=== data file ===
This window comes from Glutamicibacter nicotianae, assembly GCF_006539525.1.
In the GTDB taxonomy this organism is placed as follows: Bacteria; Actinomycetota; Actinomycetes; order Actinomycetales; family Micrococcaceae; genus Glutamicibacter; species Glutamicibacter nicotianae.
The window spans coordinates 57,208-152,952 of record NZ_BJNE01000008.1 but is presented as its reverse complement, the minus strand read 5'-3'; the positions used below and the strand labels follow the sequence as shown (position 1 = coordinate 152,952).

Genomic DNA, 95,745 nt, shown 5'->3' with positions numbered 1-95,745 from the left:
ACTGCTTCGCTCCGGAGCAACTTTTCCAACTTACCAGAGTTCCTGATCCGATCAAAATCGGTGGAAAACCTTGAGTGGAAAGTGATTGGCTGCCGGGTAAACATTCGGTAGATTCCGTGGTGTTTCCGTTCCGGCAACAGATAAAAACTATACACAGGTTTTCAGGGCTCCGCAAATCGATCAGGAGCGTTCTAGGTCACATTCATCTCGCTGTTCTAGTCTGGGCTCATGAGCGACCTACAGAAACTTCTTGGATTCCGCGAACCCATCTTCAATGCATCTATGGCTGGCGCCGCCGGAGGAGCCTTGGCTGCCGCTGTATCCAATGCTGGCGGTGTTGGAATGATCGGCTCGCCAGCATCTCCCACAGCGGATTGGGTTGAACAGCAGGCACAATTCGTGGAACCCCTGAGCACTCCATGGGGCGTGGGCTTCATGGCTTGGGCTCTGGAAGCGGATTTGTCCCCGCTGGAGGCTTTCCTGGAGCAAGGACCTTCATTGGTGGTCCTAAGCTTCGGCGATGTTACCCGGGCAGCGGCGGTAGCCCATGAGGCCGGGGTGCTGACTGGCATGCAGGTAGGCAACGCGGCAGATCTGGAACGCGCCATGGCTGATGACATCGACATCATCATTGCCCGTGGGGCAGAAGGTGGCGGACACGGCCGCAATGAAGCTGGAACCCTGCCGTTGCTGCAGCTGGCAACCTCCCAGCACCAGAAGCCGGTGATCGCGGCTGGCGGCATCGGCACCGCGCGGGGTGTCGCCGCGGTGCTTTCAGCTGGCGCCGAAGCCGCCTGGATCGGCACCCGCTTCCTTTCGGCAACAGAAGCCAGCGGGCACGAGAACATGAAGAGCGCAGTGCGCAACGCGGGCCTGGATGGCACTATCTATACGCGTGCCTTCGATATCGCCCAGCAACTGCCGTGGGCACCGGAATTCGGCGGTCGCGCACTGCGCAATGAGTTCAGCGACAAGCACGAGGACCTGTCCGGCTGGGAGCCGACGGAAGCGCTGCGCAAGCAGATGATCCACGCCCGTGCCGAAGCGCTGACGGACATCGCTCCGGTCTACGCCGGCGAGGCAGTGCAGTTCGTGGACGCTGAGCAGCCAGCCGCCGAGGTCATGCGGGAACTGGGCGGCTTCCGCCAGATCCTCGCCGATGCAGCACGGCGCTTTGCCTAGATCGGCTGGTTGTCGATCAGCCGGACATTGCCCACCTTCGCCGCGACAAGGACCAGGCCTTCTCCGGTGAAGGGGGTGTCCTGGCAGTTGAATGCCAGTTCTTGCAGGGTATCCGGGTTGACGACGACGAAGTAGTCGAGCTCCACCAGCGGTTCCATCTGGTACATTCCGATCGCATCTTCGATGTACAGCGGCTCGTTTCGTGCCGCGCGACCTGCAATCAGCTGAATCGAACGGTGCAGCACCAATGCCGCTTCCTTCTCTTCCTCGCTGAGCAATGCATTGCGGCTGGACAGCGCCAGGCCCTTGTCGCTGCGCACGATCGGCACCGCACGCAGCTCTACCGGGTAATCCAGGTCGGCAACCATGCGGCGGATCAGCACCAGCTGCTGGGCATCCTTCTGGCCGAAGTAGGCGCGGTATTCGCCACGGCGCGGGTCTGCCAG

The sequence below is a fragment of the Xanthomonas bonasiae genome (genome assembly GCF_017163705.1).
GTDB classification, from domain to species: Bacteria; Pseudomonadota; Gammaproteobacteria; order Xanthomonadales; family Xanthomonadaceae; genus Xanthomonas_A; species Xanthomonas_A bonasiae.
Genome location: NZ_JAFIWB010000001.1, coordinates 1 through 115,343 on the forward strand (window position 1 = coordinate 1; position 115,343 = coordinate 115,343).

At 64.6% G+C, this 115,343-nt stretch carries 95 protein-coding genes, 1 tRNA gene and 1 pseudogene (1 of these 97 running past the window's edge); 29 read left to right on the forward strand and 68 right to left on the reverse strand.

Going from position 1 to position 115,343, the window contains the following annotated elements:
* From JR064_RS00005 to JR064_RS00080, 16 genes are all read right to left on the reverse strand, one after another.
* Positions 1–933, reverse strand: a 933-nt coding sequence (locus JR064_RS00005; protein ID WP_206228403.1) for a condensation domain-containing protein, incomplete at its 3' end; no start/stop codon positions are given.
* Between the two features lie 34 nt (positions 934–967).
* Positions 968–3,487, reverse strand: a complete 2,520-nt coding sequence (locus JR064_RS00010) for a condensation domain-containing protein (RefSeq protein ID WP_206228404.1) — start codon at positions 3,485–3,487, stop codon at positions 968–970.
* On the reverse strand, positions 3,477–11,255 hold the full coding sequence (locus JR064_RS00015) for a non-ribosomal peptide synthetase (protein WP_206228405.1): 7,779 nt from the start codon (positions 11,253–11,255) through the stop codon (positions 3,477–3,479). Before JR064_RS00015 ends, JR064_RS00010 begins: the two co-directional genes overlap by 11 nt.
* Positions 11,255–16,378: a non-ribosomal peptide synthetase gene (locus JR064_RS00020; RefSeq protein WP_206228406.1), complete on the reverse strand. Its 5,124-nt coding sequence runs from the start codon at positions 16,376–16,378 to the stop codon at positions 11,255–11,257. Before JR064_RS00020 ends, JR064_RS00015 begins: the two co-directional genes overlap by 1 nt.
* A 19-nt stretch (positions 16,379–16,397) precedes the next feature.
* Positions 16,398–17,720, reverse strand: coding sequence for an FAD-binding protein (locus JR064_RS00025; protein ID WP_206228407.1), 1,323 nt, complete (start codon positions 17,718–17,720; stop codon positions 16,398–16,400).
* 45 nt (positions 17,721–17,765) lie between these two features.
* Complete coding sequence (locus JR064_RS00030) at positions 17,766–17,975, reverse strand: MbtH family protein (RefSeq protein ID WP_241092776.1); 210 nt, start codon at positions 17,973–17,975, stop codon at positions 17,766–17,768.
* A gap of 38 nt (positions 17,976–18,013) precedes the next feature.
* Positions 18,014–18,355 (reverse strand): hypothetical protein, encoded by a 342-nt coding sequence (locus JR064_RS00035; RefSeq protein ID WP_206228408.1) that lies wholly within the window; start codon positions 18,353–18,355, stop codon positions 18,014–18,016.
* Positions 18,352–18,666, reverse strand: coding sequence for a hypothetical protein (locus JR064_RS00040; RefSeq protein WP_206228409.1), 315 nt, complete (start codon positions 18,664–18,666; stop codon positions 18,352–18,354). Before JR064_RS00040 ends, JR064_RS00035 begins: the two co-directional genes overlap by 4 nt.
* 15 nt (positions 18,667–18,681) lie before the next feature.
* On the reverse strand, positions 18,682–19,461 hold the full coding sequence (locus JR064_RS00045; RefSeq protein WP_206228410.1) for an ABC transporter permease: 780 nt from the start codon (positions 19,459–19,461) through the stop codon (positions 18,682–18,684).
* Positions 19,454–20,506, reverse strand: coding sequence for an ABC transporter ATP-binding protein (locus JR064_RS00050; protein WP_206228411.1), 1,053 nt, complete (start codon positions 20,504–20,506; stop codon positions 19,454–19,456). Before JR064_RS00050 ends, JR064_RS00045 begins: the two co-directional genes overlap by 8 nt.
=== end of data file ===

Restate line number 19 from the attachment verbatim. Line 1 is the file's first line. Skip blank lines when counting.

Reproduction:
* 45 nt (positions 17,721–17,765) lie between these two features.